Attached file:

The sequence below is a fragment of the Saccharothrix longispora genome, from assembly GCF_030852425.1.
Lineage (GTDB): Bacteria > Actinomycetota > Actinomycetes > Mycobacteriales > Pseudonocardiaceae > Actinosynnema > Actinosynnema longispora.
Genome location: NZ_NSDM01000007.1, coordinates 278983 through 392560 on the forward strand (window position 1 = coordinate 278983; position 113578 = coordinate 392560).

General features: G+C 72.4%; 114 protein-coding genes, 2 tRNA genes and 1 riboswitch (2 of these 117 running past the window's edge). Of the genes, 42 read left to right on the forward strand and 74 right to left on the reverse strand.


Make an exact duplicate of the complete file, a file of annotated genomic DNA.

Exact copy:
The sequence below is a fragment of the Saccharothrix longispora genome, from assembly GCF_030852425.1.
Lineage (GTDB): Bacteria > Actinomycetota > Actinomycetes > Mycobacteriales > Pseudonocardiaceae > Actinosynnema > Actinosynnema longispora.
Genome location: NZ_NSDM01000007.1, coordinates 278983 through 392560 on the forward strand (window position 1 = coordinate 278983; position 113578 = coordinate 392560).

General features: G+C 72.4%; 114 protein-coding genes, 2 tRNA genes and 1 riboswitch (2 of these 117 running past the window's edge). Of the genes, 42 read left to right on the forward strand and 74 right to left on the reverse strand.